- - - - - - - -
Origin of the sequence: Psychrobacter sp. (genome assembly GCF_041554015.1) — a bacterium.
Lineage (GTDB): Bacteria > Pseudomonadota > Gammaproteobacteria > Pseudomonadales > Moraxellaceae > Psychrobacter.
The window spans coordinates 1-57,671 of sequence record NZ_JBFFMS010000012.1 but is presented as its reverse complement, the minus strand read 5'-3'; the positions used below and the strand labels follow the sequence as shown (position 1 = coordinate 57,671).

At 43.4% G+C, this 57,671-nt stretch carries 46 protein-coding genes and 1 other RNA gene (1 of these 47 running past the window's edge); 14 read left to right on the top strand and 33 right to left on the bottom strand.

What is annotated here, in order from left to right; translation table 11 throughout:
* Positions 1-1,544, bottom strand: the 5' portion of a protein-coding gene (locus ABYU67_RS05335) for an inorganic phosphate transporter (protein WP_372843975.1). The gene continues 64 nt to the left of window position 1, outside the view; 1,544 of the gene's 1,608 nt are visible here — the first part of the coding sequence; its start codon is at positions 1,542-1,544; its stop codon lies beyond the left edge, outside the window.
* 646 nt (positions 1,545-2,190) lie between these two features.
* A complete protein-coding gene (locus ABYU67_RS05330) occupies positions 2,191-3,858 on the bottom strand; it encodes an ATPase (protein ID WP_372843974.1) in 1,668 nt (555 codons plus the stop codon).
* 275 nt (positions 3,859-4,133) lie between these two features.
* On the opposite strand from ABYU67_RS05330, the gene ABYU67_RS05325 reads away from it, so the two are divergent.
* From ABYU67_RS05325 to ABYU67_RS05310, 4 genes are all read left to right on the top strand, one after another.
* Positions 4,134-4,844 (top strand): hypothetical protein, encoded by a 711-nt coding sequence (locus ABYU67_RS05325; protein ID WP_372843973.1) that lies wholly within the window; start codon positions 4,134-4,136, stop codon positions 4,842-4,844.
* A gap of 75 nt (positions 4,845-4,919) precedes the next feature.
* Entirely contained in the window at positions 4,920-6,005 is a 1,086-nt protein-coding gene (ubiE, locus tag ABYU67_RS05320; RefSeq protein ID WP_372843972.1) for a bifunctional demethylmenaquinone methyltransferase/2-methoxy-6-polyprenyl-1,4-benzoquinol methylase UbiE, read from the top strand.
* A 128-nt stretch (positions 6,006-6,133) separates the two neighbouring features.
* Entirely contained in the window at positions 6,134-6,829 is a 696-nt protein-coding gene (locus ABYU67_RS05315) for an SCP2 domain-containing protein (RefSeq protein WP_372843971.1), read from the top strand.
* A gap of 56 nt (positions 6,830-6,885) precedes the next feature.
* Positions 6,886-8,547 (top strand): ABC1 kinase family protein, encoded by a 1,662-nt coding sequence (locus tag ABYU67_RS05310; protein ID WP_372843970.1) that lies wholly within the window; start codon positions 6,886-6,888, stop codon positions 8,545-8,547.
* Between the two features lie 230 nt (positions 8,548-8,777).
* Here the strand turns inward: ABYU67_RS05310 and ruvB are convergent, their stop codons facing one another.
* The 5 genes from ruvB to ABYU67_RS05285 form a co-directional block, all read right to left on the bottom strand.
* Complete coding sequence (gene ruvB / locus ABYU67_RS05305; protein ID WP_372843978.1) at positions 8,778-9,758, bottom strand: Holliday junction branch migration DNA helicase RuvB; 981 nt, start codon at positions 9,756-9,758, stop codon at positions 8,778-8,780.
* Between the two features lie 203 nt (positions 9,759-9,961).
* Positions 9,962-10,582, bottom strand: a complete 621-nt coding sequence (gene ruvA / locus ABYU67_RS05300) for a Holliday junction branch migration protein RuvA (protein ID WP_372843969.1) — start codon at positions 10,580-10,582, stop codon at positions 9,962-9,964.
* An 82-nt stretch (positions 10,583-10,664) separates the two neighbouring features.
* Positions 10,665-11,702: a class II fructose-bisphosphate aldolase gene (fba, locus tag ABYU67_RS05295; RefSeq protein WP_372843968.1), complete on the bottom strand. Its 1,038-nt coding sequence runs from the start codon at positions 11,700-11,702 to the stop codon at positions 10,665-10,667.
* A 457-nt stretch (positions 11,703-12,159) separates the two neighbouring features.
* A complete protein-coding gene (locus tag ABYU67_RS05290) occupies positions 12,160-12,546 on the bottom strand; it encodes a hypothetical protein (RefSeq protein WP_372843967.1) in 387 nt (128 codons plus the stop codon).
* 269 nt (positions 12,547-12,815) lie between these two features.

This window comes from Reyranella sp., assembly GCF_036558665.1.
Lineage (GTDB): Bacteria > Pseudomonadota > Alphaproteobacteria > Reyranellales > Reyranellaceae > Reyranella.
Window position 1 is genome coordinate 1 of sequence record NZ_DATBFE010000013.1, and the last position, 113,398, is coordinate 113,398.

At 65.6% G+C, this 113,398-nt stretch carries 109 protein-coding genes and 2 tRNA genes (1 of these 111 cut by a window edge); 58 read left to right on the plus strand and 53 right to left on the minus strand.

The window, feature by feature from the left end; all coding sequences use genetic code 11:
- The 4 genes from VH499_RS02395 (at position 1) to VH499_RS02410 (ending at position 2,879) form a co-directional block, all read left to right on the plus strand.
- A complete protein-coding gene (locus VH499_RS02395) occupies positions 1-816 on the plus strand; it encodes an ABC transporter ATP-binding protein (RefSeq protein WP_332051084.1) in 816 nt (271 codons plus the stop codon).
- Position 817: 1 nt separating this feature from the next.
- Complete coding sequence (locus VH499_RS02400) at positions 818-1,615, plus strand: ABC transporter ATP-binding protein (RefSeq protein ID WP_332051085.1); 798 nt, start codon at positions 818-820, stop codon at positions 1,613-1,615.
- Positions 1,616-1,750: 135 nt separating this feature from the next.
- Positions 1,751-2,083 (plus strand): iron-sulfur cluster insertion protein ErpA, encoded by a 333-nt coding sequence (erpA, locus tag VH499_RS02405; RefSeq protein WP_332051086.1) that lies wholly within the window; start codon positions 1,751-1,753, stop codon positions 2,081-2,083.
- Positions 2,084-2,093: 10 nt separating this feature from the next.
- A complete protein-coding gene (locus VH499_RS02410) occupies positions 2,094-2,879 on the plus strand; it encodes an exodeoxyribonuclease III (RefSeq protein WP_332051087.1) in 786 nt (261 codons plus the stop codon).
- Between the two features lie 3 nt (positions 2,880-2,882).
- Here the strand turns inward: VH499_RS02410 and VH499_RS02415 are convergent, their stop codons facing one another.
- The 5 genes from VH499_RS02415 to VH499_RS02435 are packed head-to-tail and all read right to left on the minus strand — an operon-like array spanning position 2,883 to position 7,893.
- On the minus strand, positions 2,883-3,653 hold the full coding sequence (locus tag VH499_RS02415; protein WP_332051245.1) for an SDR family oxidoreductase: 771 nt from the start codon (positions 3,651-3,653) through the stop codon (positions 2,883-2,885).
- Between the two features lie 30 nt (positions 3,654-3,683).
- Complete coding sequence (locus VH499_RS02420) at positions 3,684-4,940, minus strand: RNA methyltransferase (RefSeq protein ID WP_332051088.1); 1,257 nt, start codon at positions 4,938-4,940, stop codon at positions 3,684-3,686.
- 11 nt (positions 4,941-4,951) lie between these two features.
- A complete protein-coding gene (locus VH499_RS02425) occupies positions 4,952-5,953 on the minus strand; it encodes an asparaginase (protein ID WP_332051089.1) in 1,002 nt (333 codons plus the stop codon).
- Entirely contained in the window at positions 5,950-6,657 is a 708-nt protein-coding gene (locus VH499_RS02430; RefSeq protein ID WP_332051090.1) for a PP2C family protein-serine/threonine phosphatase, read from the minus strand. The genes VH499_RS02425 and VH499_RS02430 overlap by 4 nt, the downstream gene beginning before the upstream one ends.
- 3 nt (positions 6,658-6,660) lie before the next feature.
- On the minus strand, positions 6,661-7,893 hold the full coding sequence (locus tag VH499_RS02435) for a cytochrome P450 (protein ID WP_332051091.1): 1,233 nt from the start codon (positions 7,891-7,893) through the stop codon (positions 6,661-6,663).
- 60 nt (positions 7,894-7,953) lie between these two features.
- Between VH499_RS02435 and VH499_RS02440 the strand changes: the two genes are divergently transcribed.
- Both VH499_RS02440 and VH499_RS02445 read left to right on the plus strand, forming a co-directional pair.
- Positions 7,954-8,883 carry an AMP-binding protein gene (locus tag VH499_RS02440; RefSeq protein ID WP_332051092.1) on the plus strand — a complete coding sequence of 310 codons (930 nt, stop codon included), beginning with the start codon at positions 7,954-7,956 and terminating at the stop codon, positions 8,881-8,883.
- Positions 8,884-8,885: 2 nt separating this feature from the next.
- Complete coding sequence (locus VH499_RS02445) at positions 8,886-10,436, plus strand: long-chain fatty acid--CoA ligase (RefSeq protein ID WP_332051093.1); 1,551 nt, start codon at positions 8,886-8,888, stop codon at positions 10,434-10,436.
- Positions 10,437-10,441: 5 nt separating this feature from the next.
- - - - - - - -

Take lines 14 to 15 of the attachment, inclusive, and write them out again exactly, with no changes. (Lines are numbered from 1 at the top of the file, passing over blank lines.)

* Entirely contained in the window at positions 4,920-6,005 is a 1,086-nt protein-coding gene (ubiE, locus tag ABYU67_RS05320; RefSeq protein ID WP_372843972.1) for a bifunctional demethylmenaquinone methyltransferase/2-methoxy-6-polyprenyl-1,4-benzoquinol methylase UbiE, read from the top strand.
* A 128-nt stretch (positions 6,006-6,133) separates the two neighbouring features.